Chippewa Falls (WQOW) - A new law will allow hunters access to state parks. Earlier this year, lawmakers approved a bill that will allow people to hunt and trap in all state parks, including the ones right here in the Chippewa Valley. The law takes effect on January 1st.
"We want to be able to offer different types of recreation to everyone," says Scott Erickson, the Property Supervisor at Lake Wissota State Park.
At Lake Wissota State Park, around the time the leaves begin to disappear, so do the majority of campers. The new state law could increase the flow of traffic to state parks during the winter months.
Erickson says, "This is going to open up opportunity for small game hunting seasons, all major seasons in Wisconsin parks, so that's a big change for us."
The Sporting Heritage Bill was approved by state legislature earlier this year and will open up hunting and trapping in state parks. There are some limits, hunting is not allowed within 100 yards of a campground, picnic area or beach. The suggested timeline would allow hunting from October 15th to just before Memorial Day weekend.
"People are very passionate about their parks, they care what's going on here and it will be a little bit of a heated issue," says, Erickson.
La Crosse resident, Rick Turner, says, "It might make me think twice about wanting to hike, to tell you the truth. Because if I know there are people out there shooting and stuff, it might take the fun out of it for me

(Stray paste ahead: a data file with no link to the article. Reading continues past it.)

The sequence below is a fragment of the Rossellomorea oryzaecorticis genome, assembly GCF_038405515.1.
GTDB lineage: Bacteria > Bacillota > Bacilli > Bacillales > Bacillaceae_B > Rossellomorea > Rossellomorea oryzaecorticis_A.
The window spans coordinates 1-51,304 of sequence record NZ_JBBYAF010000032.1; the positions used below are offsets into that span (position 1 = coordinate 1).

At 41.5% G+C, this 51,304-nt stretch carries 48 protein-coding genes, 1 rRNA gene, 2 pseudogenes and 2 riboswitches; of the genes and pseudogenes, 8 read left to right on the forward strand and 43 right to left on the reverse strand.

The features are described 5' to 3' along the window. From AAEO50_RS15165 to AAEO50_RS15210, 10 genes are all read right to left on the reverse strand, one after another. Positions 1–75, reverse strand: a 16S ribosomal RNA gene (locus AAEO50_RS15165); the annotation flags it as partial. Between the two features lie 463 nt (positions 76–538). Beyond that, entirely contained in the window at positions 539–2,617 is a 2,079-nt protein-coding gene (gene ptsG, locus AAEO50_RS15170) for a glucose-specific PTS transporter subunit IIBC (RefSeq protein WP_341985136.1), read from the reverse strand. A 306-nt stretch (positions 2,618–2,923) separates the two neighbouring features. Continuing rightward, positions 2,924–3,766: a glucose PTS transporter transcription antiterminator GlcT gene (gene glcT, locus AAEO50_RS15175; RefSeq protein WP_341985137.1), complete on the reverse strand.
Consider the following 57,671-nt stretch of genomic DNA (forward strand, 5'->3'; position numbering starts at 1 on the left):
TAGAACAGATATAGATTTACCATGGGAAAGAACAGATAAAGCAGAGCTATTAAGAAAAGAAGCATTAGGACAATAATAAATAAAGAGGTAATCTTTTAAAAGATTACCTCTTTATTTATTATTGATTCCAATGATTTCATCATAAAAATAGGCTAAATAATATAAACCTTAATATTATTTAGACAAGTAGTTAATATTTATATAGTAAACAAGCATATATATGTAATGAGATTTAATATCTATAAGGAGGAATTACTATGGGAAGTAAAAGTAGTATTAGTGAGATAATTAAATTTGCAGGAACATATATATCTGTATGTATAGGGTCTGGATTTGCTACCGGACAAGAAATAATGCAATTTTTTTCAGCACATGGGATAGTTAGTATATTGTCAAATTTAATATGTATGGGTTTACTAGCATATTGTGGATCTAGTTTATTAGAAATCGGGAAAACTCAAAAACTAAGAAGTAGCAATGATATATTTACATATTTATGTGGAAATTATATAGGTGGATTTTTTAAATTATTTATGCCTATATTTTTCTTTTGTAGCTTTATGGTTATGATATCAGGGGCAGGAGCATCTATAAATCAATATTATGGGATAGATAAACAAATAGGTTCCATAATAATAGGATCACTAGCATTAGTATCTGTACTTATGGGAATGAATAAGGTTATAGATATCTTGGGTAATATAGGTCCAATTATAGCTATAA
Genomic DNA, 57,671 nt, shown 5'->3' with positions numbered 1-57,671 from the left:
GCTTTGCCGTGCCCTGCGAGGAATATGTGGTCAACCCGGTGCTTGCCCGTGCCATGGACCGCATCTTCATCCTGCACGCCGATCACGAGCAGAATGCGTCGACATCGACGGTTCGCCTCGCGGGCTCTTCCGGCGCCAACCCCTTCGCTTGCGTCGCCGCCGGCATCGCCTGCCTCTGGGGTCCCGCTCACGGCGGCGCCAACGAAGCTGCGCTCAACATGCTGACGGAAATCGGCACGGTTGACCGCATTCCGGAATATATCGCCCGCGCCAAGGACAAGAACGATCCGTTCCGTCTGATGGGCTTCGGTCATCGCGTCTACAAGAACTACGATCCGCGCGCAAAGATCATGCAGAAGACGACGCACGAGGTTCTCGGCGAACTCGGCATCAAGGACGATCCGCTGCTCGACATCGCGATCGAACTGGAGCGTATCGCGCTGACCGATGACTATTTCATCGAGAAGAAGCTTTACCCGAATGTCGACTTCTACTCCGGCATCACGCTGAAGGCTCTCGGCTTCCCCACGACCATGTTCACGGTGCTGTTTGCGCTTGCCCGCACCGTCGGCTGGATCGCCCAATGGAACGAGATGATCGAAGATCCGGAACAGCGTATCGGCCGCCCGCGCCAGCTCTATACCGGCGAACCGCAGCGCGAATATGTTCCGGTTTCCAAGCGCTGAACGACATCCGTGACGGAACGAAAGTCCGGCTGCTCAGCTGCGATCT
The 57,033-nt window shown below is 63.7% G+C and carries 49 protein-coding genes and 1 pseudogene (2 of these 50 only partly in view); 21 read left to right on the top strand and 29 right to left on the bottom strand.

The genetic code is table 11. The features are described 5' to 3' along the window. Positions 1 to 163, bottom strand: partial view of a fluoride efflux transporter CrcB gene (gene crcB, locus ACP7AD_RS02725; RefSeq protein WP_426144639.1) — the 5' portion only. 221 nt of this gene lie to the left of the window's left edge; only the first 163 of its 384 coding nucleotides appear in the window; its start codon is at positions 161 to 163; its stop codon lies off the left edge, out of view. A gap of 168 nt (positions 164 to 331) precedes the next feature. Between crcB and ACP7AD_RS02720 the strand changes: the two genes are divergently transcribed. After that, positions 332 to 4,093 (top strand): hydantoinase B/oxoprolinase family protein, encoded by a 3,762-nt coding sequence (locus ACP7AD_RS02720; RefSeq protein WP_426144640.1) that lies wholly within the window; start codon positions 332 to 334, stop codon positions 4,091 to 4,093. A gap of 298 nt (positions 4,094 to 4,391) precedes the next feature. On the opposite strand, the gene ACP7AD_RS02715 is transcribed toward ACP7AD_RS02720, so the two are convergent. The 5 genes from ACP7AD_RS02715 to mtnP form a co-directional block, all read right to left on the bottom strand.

Some of the designated hunting areas could cross paths with trails that are used year round. WQOW News 18 wanted to know what kinds of precautions state parks will take, in order to keep people safe.
"One thing that we want to do for safety is to make sure that we have the word out to every visitor who does come into the park. That you know, if they come in after October 15th, that there are hunting seasons that are currently in the park and we're going to want to have a hunting map published for those folks," explains Erickson.
Another recommendation is for hikers, bikers, snowmobilers, horseback riders, and cross country skiers, to wear highly visible clothing when they are on the trails.
Jim Falls resident, George Abendroth, says, "I would be afraid to come over here when people are hunting, unless I was wearing blaze orange, which I don't own. And I bring my dog over here for a walk and he might look like a wild animal to a hunter."
"I'm a hunter and I wouldn't want somebody walking past my tree stand or whatever. I would probably get pretty ticked off, so I don't think it's a good idea," says Dale Geib, a resident of West Bend, WI.
The Natural Resources Board will be holding five listening sessions to get public input.
Erickson says, "This is law and it is something that we are going to implement and we want to have a safe plan to be able to do that, so come on out and voice your opinion."
In the past, deer and turkey hunting has been allowed in some state parks. This law has already been passed, but the DNR would like your ideas on how to keep safety a priority in state parks.
There will be a listening session in Eau Claire on October 30th. It will be held at Chippewa Valley Technical College at 6:30pm. The address is 620 W. Clairemont Ave.
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